The record before the Court provides ample support for Plaintiffs' contention that Defendant had minimum contacts with Texas. The uncontroverted affidavit of Carlos Moran shows that he worked closely with Defendant to recruit agricultural workers for the 1994 tobacco harvest. In particular, Defendant sent Moran a package of contracts and company regulations that were used to recruit workers in Texas. During the process of recruiting the Plaintiffs, Moran had several telephone conversations with Defendant's home office, some of which were initiated by Defendant. After Moran recruited the Plaintiffs, Defendant sent him a contracting fee as well as enough money to pay each of the Plaintiffs' travel expenses. The sworn statements of several of the Plaintiffs also confirm that they were recruited in Texas. These contacts are sufficient to satisfy the "minimum contacts" requirement of the due process test.

Defendant's assertion that Aviles v. Kunkle is dispositive of the present case is incorrect. In Aviles, the Fifth Circuit ordered the district court to dismiss a complaint where "[d]efendants' only contact with Texas was one telephone call and one letter which merely advised plaintiffs of the start date of the employment they had already accepted the previous summer in Ohio." Aviles, 978 F.2d at 205. The facts of the case presently before the Court require a different result than that in Aviles. The contacts between Defendant and Texas greatly exceeded one telephone *96 call and one letter. In Aviles, the Fifth Circuit expressly stated that the plaintiffs' cases were not based upon any contract or recruitment in Texas. Id. In the present case, Plaintiffs were recruited in Texas and their employment contracts were signed in Texas.

Even though Plaintiffs' have shown "minimum contacts" in the present case, the Court is obligated to consider the contacts in light of other factors to determine whether the assertion of personal jurisdiction over Defendant would comport with "fair play and substantial justice." Burger King, 469 U.S. at 64, 105 S. Ct. at 477; International Shoe Co. v. Washington, 326 U.S. 310, 319, 66 S. Ct. 154, 160, 90 L. Ed. 95 (1945). In reviewing the fairness of requiring Defendant to litigate this case in Texas, the Court may consider such factors as the burden on Defendant, Texas' interest in adjudicating the dispute, the Plaintiffs' interest in obtaining convenient and effective relief, and the interests of the several states. Asahi Metal Ind. Co., Ltd. v. Superior Court of California, 480 U.S. 102, 113, 107 S. Ct. 1026, 1033, 94 L. Ed. 2d 92 (1987). Defendant's statement that "Texas has no interest in asserting jurisdiction over Connleaf" is entirely misplaced. Texas has a significant interest in preventing its citizens from being exploited by out-of-state employers. Texas' interest is reflected in the specific provision of its long-arm statute that a nonresident who recruits Texas residents for employment outside the state is subject to service of process. TEX. CIV. PRAC. & REM. CODE § 17.042(3). Furthermore, Defendant is a sophisticated corporation that has already retained local counsel to defend the present lawsuit. Plaintiffs, on the other hand, will be unable to pursue their claims unless the case remains in Texas. The assertion of personal jurisdiction by this Court is fair and safely within the limits imposed by due process. In light of the factors articulated by the United States Supreme Court in Asahi, this Court's exercise of personal jurisdiction over Defendant does not offend traditional notions of fair play and substantial justice.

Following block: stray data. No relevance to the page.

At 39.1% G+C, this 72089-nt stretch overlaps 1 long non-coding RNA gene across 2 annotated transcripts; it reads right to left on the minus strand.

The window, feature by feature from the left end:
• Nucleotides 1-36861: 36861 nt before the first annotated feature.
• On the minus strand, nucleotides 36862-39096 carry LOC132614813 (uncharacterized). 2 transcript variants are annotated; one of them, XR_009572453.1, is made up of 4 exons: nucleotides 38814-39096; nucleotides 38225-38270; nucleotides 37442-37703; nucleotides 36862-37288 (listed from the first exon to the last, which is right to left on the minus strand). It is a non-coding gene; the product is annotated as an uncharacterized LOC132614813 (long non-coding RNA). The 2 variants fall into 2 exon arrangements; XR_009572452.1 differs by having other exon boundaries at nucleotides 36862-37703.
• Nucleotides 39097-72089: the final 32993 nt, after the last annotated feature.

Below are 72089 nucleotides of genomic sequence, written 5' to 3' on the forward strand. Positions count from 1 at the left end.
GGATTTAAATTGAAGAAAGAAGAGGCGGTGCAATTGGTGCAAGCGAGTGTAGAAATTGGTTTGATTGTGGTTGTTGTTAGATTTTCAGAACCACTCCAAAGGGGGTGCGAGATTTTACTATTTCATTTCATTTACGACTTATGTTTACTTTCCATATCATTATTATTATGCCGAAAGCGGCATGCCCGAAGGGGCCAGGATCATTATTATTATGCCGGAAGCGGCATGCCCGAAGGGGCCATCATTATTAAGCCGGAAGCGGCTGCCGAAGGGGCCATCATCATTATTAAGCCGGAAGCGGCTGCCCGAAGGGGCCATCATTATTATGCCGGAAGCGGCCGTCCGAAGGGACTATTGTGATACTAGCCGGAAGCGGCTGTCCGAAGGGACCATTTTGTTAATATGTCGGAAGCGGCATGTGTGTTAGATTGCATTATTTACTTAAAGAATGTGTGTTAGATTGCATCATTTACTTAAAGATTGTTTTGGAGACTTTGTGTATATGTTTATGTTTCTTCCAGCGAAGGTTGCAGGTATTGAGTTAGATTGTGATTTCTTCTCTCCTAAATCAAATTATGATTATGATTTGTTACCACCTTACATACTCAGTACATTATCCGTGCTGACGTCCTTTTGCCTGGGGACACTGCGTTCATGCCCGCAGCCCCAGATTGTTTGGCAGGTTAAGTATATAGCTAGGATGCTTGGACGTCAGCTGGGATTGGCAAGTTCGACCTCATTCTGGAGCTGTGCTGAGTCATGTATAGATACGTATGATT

Finally, Defendants challenge venue pursuant to Federal Rule of Civil Procedure 12(b) (3). This argument fails because the AWPA provides that "any person aggrieved by a violation of this chapter ... may file suit in any district court of the United States having jurisdiction over the parties, ... without regard to citizenship of the parties." 29 U.S.C. § 1854(a). Since this Court has jurisdiction over the parties, the case is properly venued in this Court. Stewart v. Woods, 730 F. Supp. 1096, 1097 (M.D.Fla.1990). Additionally, venue is proper in the Western District of Texas pursuant to 28 U.S.C. § 1391(b) because a substantial part of the events giving rise to Plaintiffs' claims occurred in this District.

It is therefore ORDERED that Defendant's 12(b) (2) motion to dismiss for lack of personal jurisdiction be, and it is hereby, DENIED.

It is further ORDERED that Defendant's 12(b) (3) motion to challenge venue be, and it is hereby, DENIED.